College Basketball Recruiting: The 15 Most Underrated Freshmen in the Nation

Evan HowardCorrespondent IIMay 31, 2011

College Basketball Recruiting: The 15 Most Underrated Freshmen in the Nation

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    Everyone knows that each team is hoping to land the best basketball recruit each season.  The hopes are that every player that commits to your school will turn into a star.

    Most players are judged by how well they can shoot, pass, rebound and how highly praised they are. 

    This is a list of the best 15 players in the nation that were NOT invited to the McDonald's All-American game.  A good number of these athletes will be starting as freshmen and will make huge splashes in college basketball next season.

15. Mikael Hopkins, Power Forward: Georgetown

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    Mikael Hopkins is a true power forward at the college level but will need to learn to improve his shooting game.

    He is mostly a garbage man in the post, picking up all the misses and converting them for easy buckets.  He runs the floor pretty well and is a good passer for his position. 

    He needs to hustle more and become a more prolific scorer.  Watch out for Mikael Hopkins to make an impact if he improves in only a couple areas of his game. 

14. Angelo Chol, Power Forward: Arizona

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    This Sudan native is going to be a big time player for the Arizona Wildcats.  He is an excellent shot blocker and an effective rebounder.

    He is large for the power forward position playing his senior year at 6 feet 8 inches and weighing 210 pounds. 

    He needs to improve his low post game and his perimeter shooting, but other than that, Angelo Chol is ready to play college basketball.

13. Rodney Hood, Small Forward: Mississippi State

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    Rodney Hood will bring new life to the Mississippi State program. 

    He is a very good athlete and put up stellar numbers during his senior year of high school.  He averaged 24.5 points, 8.6 rebounds, 3.1 steals and two blocks per game.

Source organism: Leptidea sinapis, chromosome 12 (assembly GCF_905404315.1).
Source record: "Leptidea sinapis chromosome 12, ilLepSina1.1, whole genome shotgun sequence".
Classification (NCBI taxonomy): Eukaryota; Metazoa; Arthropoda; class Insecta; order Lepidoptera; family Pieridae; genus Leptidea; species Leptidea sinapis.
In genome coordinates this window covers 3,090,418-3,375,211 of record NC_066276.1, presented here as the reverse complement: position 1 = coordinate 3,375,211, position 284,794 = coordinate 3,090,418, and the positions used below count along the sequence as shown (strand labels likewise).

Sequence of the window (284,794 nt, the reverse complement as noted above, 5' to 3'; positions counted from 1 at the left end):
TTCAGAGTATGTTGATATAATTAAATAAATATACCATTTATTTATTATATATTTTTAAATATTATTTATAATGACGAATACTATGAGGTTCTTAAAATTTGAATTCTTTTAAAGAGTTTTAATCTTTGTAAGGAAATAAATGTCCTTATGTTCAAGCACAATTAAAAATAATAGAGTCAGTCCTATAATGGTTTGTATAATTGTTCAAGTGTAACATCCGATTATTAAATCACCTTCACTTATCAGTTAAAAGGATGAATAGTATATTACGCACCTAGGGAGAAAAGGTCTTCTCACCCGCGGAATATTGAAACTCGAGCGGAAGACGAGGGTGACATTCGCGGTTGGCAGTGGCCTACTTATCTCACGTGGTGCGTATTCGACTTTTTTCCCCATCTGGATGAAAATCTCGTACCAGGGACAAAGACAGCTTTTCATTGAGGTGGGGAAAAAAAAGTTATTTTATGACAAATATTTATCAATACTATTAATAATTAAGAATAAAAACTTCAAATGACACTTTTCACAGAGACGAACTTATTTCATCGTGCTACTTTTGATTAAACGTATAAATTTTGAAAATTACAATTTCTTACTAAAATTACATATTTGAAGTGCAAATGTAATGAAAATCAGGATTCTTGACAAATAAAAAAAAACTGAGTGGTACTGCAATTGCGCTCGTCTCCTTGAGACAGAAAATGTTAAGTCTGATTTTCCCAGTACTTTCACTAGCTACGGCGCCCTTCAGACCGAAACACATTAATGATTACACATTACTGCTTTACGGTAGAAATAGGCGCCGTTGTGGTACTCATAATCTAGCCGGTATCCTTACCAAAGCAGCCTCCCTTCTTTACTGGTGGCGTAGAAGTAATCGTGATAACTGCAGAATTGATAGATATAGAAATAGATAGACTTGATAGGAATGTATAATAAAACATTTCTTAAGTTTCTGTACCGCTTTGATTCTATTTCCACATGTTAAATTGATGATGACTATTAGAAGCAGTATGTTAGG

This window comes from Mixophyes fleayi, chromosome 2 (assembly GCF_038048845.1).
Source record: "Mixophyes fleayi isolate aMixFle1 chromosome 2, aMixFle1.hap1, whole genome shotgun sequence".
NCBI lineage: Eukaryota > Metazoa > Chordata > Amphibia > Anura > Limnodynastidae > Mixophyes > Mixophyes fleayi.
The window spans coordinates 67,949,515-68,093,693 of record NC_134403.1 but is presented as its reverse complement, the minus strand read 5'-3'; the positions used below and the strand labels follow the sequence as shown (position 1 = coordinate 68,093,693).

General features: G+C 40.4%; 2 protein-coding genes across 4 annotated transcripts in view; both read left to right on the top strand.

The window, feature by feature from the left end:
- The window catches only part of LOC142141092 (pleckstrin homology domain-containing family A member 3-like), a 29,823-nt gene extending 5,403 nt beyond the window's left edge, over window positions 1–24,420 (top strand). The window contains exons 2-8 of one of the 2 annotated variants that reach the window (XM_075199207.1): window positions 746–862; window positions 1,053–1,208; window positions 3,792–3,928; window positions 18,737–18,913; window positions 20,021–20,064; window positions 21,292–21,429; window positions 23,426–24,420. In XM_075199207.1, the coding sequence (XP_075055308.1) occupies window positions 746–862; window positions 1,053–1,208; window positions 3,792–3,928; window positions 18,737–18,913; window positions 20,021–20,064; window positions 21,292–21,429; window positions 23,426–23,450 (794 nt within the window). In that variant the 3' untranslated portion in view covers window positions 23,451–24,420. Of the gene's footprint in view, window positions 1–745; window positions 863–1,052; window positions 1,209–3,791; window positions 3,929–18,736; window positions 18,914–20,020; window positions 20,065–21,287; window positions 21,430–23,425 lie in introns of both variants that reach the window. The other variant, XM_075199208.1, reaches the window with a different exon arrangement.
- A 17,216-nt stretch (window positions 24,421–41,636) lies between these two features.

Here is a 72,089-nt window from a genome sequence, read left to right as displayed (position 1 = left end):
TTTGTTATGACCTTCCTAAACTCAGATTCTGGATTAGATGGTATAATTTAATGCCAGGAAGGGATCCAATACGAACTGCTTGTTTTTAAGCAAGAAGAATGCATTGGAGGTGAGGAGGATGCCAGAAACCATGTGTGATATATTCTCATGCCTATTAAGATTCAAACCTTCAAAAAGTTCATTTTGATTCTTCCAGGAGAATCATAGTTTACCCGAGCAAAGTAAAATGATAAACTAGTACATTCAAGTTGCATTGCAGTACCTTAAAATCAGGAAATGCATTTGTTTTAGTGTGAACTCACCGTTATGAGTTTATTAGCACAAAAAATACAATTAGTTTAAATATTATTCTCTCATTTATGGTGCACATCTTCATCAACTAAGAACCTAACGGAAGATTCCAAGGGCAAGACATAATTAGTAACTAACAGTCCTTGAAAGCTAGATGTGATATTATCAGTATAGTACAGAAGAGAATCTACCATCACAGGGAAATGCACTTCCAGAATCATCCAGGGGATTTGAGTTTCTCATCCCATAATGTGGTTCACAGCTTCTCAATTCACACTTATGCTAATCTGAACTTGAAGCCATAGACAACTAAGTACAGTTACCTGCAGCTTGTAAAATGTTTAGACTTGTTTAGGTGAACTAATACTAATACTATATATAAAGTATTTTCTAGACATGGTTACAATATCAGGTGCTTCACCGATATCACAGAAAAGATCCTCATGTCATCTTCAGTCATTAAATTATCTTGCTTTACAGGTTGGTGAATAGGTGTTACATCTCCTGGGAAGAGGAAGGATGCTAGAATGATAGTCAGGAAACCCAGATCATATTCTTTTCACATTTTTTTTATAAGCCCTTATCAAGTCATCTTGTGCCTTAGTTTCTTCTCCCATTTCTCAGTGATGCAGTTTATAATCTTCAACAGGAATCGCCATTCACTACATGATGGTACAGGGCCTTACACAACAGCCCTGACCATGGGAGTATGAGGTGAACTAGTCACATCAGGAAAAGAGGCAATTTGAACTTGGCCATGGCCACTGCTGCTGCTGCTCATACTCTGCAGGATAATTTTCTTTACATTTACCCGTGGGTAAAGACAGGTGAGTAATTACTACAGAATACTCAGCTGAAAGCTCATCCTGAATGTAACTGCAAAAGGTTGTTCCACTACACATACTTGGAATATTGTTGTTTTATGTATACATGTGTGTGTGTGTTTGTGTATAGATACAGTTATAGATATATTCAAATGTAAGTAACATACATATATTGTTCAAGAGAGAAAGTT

He was named Mr. Basketball in the state of Mississippi.  He can score from anywhere on the floor, he only needs to improve his handling of the basketball.

12. Jakaar Sampson, Small Forward: St. John's

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    At 6'8", Jakaar Sampson is a threat to any opposing team. 

    He adds length and height to St. Johns by being able to play at small forward.  He has a good down low game and runs the floor extremely well.   Not to mention the fact he can put on a dunk clinic if given the chance. 

    If he wants to play in Steve Lavin’s physical offense, he needs to add muscle to both his upper and lower body.

11. Dom Pointer, Small Forward: St. John's

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    This 6’6’’ small forward is freakishly athletic.  He can jump out of the building and is always a threat for tip-in dunks. 

    He is notorious for skying up for offensive and defensive rebounds and has good court vision to find the outlet.  He needs to work on his dribbling skills and needs to become stronger physically.

10. Michael Chandler, Center: UCF

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    Michael Chandler is a true center.  He stands at a height of 6'10".  He runs the floor very well for a big man and improved his low post game greatly during his senior year. 

    His range is decent and he rebounds extremely well.  Picking up silly fouls early has been a problem, reducing that and becoming more effective are his two biggest issues.

    He is going to improve University of Central Florida greatly and will most likely start every game for the Bulls next season.

9. Trevor Lacey, Shooting Guard: Alabama

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    This player has a chance to become a star at Alabama.  He is a huge scorer, scoring baskets from all over the floor. 

    He runs well in transition and has great leaping ability.  Trevor Lacey has won two state championships in high school and was named Mr. Basketball in the state of Alabama in 2010. 

    He needs to work on his ball handling to take his game to the next level.

8. Levi Randolph, Shooting Guard: Alabama